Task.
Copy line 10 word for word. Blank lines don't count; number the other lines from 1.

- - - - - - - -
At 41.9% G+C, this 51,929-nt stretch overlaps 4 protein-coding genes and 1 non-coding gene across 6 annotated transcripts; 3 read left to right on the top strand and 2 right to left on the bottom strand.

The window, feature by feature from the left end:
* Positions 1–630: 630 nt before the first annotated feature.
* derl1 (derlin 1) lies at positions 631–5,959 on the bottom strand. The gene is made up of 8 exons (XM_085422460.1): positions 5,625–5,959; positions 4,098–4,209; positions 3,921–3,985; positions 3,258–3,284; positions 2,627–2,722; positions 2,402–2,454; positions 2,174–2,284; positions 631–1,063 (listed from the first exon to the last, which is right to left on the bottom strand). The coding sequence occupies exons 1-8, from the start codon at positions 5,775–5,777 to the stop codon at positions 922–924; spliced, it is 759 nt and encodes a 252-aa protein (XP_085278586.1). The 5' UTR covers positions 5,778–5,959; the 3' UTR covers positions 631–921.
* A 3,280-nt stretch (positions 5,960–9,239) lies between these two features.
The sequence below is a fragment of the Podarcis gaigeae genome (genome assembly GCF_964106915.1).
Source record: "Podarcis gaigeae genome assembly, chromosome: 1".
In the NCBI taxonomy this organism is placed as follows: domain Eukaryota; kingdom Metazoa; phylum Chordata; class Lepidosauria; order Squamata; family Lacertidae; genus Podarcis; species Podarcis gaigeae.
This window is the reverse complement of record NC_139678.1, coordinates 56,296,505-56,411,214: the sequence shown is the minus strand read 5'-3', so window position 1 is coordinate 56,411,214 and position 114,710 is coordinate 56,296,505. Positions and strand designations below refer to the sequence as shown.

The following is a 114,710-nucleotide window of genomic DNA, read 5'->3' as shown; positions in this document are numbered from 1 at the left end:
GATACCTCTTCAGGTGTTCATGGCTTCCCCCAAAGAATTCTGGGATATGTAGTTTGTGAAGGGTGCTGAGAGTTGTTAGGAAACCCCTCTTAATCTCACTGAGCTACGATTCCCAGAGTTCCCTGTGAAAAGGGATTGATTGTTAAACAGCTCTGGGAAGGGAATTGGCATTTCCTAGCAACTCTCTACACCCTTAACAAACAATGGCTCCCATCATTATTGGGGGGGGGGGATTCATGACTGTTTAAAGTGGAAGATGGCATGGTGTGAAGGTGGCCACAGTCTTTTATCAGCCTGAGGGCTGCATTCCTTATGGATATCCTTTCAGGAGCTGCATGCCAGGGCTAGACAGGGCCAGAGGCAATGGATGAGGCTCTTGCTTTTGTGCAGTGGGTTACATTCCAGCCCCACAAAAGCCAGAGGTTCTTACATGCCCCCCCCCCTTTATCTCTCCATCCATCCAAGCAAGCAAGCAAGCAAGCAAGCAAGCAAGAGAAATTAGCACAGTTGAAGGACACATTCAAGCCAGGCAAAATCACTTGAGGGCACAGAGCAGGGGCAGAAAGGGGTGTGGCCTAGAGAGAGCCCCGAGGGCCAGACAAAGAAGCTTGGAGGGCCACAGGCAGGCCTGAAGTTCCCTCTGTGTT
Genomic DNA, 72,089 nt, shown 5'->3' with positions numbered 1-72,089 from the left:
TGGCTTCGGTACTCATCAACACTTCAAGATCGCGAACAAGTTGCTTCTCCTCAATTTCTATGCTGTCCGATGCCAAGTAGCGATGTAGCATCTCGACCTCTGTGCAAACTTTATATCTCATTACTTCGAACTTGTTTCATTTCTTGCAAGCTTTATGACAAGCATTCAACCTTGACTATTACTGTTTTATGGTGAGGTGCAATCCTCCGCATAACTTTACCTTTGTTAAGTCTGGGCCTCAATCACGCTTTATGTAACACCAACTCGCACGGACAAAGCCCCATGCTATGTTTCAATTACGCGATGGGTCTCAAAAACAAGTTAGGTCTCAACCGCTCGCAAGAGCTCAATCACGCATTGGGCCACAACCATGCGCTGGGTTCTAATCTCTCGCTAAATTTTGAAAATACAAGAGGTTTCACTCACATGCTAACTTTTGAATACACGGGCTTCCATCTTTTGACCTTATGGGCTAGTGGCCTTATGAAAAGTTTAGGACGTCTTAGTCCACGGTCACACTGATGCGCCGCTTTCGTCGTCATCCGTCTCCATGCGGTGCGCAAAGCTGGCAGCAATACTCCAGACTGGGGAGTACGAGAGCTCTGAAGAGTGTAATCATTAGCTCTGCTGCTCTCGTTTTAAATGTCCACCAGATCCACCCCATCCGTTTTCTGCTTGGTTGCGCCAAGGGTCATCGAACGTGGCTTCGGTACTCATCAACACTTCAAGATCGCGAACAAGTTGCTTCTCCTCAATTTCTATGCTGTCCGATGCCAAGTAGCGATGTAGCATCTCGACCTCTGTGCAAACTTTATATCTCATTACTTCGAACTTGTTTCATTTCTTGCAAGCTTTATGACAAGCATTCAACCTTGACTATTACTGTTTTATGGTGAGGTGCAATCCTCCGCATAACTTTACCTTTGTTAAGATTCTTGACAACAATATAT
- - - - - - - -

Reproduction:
The following is a 114,710-nucleotide window of genomic DNA, read 5'->3' as shown; positions in this document are numbered from 1 at the left end: